and, although CSA is not given overt approval, there is a body of teachings and parables that allow marriage to any woman "of child bearing age" i.e. when they commence their menses. There are also examples where God gives permission for the forced marriage of soldiers with their prisoners of whatever age, the approval of the use of prisoners as sexual slaves. Add in the teaching that a rapist can avoid punishment for their rape by marrying the victim whatever that victim's age. Then consider the sickening tale of Lot and his daughters and the approval for incest that that gives.

Now you say, rightly, that there are cases of modern authority figures committing CSA but that is not the object of this post, the object, which I state again, is the discussion of child abuse of whatever type by members of non-Christian faiths. This abuse can be given a cachet of approval by religious leaders due to the direct teachings in holy text or by the customary accretions to that faith. If approval is not given then it seems to be concealed by such faiths and sects to avoid the opprobrium that such revelations cause.

Your continued attempt to derail this into a different discussion indicates either blindness as to the stated purpose of this thread or a deliberate attempt to avoid criticism of the faithful by moving into a more general discussion of CSA. Remember also that the statement "... but everyone does it!" does not excuse such acts and, given the claims to moral superiority made by all faiths, completely negates that claimed superiority.

 

rug

(82,333 posts)
19. There's no derailment at all. You received a direct response,
Thu Nov 28, 2013, 03:50 PM
Nov 2013

You assert there is something unique and peculiar to religions, all religions, that promotes and abets child sexual abuse.

I disagree. Pointing out the shortcomings of that claim is a far cry from the words you put in my mouth, "... but everyone does it!" (For future reference, I rarely use exclamation points.)

intaglio

(8,170 posts)
20. I have deliberately avoided saying something "unique and peculiar"
Thu Nov 28, 2013, 04:01 PM
Nov 2013

I have stated, again and again, that this discussion concerns the relationship between faiths and child abuse and specifically that Christianity is not alone in the problems raised by the relationship between child abuse and the attitude of both religious leadership and holy teaching.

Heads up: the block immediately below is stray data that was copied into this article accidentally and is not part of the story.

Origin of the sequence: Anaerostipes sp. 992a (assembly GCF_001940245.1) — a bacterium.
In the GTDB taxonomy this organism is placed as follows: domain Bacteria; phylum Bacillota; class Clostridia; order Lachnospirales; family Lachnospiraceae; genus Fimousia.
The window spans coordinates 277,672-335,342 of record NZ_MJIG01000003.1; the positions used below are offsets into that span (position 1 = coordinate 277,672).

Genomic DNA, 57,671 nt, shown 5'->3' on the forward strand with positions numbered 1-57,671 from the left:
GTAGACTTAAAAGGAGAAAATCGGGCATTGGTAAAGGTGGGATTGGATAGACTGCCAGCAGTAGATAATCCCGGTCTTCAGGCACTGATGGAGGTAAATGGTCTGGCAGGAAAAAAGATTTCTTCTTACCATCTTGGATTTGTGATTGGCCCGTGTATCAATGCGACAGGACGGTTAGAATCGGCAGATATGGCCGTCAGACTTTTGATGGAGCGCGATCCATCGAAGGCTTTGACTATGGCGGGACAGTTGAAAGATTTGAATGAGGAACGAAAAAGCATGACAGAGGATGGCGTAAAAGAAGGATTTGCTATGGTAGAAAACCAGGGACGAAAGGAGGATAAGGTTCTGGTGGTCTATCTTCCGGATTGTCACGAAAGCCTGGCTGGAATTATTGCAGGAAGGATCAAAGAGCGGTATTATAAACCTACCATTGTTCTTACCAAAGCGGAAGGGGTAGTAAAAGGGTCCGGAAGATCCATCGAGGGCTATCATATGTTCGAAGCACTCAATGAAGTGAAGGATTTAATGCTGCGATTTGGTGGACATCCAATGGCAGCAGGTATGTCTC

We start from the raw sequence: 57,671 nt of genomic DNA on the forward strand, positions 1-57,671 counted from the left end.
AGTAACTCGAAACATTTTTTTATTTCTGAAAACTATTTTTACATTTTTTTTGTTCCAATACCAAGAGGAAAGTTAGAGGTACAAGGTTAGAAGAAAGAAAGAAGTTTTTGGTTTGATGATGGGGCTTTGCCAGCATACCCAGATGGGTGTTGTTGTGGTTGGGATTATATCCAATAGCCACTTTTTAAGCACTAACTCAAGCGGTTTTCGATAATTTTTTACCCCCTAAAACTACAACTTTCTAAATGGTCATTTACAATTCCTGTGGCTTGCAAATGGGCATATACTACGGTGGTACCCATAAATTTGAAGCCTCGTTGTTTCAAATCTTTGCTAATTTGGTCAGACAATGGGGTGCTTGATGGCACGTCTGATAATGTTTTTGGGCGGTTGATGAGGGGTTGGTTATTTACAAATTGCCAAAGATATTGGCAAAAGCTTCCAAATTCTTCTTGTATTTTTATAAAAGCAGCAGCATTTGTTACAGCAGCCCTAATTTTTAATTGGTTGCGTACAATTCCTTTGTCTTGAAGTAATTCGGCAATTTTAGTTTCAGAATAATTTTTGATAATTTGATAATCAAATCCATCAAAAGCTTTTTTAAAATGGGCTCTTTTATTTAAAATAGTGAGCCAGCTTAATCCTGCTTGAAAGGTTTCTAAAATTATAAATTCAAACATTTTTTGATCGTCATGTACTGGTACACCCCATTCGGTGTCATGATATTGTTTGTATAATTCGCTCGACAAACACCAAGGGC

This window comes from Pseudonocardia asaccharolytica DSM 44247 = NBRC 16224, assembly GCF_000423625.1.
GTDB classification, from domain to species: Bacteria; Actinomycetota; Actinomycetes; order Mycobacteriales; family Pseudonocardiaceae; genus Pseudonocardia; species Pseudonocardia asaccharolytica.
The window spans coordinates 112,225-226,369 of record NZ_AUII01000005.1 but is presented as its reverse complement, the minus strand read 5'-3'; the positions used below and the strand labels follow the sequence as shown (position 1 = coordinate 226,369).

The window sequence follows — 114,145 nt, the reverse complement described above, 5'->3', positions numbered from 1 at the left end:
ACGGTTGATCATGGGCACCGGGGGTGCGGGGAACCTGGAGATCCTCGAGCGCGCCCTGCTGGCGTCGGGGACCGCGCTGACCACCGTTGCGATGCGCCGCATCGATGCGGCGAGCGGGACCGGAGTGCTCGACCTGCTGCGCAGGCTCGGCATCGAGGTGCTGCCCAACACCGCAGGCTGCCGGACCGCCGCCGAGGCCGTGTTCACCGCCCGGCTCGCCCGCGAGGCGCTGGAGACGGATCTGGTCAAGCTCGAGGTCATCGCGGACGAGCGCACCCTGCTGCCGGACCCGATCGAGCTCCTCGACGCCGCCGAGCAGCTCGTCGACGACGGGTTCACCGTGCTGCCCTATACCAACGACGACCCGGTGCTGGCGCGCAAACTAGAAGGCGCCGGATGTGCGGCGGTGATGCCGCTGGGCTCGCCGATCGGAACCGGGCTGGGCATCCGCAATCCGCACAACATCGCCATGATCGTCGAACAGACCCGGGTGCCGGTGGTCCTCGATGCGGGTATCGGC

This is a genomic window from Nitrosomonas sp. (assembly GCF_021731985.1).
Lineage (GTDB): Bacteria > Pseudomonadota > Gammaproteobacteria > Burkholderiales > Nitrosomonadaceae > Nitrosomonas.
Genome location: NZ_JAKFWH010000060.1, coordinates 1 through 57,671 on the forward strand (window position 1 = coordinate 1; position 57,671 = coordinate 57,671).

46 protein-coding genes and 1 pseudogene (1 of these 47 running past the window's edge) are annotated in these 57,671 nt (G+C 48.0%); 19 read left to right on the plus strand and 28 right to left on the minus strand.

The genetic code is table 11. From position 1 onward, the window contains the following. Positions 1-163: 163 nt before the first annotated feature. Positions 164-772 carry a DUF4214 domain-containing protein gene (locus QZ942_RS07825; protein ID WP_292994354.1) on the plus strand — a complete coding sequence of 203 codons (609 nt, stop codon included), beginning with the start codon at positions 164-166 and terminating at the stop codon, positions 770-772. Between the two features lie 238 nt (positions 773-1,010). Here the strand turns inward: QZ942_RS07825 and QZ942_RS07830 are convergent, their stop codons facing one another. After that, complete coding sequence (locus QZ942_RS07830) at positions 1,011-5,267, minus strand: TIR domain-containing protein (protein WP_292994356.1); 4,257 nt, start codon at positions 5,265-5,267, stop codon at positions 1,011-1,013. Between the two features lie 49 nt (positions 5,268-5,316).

You however have insisted that this either become a discussion of specifically the CSA problem in the wider world or that, somehow, the existence of CSA elsewhere excuses those who claim moral authority and their cover-ups, or participation in, child abuse.

 

rug

(82,333 posts)
22. You have, however, implied that there is something about religion that makes it worse than elsewhere
Thu Nov 28, 2013, 05:09 PM
Nov 2013

intaglio

(8,170 posts)
24. No, I have said that those who claim moral superiority
Thu Nov 28, 2013, 08:05 PM
Nov 2013

because they are religious have to answer hard questions given the incidence of child abuse and the known evidence of attempted cover up within these faiths. Other groups where abusers have been found do not make these claims of moral superiority and in the main have attempted to address the problem with management awareness, professional oversight, statutory oversight, robust insistence on reports to the investigating agencies, training emphasising the importance of continual self monitoring and early assessment of those entering these jobs.

Compare and contrast. Imams, Rabbis, Rebbes and Guru often do not have even the minimal oversight provided by the few Christian hierarchies. There is also a culture of unthinking obedience to these spiritual authorities solely because they have a deeper understanding of holy writ. These cultures often insist that what happens within the faith not be reported to the temporal authorities because that would damage the faith in the wider world.

My OP raised the point that too often attention has been focused on the failures of Christian faiths and that the failures we see there seem to be replicated in other faiths; this was the reason for my quoting of the examples in the OP.

 

rug

(82,333 posts)
25. Do I understand you to say that the incidence of CSA is the same in religions as it outside?